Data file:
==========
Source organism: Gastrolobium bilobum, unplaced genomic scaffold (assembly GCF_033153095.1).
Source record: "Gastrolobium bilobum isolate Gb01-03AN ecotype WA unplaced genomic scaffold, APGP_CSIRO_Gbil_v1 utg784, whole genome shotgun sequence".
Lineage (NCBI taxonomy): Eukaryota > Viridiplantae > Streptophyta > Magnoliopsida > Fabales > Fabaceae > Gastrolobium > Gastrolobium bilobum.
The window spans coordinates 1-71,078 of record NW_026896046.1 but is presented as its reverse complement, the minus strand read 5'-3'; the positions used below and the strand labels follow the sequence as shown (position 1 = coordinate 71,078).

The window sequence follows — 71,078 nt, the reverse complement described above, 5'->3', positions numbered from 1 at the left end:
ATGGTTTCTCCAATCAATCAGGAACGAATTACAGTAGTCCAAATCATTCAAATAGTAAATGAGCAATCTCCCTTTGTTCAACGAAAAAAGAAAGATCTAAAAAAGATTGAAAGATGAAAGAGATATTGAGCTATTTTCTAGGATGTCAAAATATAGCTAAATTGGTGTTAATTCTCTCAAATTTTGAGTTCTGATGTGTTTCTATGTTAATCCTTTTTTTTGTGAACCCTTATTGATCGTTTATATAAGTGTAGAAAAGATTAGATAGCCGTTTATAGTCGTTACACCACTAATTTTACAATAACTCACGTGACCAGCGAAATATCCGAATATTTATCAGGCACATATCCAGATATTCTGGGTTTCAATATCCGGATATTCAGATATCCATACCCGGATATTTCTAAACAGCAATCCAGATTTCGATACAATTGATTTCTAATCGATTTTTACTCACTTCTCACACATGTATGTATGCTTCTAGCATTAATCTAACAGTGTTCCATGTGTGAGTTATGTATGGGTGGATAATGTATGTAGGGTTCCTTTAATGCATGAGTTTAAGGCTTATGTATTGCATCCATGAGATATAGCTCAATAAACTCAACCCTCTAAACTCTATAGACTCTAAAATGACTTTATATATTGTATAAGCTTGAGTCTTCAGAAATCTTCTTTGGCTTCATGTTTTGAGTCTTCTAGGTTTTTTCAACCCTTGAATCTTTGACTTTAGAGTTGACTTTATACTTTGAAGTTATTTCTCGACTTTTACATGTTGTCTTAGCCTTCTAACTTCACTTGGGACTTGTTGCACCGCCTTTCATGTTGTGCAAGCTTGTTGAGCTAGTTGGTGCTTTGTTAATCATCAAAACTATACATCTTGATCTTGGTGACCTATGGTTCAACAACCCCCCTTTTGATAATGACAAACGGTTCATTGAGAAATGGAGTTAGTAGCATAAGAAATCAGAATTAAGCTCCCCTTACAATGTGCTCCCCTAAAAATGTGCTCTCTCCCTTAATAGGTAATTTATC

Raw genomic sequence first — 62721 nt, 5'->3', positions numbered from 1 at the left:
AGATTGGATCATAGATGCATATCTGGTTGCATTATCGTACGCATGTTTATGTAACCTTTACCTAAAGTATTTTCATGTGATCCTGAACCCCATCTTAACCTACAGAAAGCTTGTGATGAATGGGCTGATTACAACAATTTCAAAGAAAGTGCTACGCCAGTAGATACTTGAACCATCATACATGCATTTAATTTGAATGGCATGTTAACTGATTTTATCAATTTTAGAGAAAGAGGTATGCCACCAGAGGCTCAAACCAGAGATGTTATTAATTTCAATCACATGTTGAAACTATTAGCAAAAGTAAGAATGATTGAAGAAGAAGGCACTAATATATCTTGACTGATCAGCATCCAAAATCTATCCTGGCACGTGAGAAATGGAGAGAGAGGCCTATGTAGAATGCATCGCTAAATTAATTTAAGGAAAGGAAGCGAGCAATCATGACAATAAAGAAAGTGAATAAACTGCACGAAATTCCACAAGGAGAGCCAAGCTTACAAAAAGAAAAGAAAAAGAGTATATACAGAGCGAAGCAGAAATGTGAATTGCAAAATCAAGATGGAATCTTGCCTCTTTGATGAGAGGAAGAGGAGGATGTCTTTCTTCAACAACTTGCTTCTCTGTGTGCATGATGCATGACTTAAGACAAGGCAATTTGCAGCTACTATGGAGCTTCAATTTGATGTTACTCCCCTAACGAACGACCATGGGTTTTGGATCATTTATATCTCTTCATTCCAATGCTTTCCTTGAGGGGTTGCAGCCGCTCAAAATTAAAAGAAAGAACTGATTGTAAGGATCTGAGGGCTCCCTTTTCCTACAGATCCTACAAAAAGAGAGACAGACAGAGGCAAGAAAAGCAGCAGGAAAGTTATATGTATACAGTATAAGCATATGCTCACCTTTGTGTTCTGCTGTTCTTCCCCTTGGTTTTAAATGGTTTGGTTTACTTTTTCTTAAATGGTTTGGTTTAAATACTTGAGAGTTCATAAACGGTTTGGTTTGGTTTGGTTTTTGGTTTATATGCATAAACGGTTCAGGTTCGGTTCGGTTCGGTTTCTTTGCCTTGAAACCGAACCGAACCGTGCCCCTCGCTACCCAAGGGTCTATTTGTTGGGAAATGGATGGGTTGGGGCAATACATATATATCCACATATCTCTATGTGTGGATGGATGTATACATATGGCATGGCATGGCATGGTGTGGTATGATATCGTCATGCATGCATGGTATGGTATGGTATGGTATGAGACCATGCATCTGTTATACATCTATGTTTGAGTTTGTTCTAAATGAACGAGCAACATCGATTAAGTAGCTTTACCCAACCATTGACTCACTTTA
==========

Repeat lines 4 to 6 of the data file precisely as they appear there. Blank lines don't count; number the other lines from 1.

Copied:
The window spans coordinates 1-71,078 of record NW_026896046.1 but is presented as its reverse complement, the minus strand read 5'-3'; the positions used below and the strand labels follow the sequence as shown (position 1 = coordinate 71,078).

The window sequence follows — 71,078 nt, the reverse complement described above, 5'->3', positions numbered from 1 at the left end:
ATGGTTTCTCCAATCAATCAGGAACGAATTACAGTAGTCCAAATCATTCAAATAGTAAATGAGCAATCTCCCTTTGTTCAACGAAAAAAGAAAGATCTAAAAAAGATTGAAAGATGAAAGAGATATTGAGCTATTTTCTAGGATGTCAAAATATAGCTAAATTGGTGTTAATTCTCTCAAATTTTGAGTTCTGATGTGTTTCTATGTTAATCCTTTTTTTTGTGAACCCTTATTGATCGTTTATATAAGTGTAGAAAAGATTAGATAGCCGTTTATAGTCGTTACACCACTAATTTTACAATAACTCACGTGACCAGCGAAATATCCGAATATTTATCAGGCACATATCCAGATATTCTGGGTTTCAATATCCGGATATTCAGATATCCATACCCGGATATTTCTAAACAGCAATCCAGATTTCGATACAATTGATTTCTAATCGATTTTTACTCACTTCTCACACATGTATGTATGCTTCTAGCATTAATCTAACAGTGTTCCATGTGTGAGTTATGTATGGGTGGATAATGTATGTAGGGTTCCTTTAATGCATGAGTTTAAGGCTTATGTATTGCATCCATGAGATATAGCTCAATAAACTCAACCCTCTAAACTCTATAGACTCTAAAATGACTTTATATATTGTATAAGCTTGAGTCTTCAGAAATCTTCTTTGGCTTCATGTTTTGAGTCTTCTAGGTTTTTTCAACCCTTGAATCTTTGACTTTAGAGTTGACTTTATACTTTGAAGTTATTTCTCGACTTTTACATGTTGTCTTAGCCTTCTAACTTCACTTGGGACTTGTTGCACCGCCTTTCATGTTGTGCAAGCTTGTTGAGCTAGTTGGTGCTTTGTTAATCATCAAAACTATACATCTTGATCTTGGTGACCTATGGTTCAACAACCCCCCTTTTGATAATGACAAACGGTTCATTGAGAAATGGAGTTAGTAGCATAAGAAATCAGAATTAAGCTCCCCTTACAATGTGCTCCCCTAAAAATGTGCTCTCTCCCTTAATAGGTAATTTATC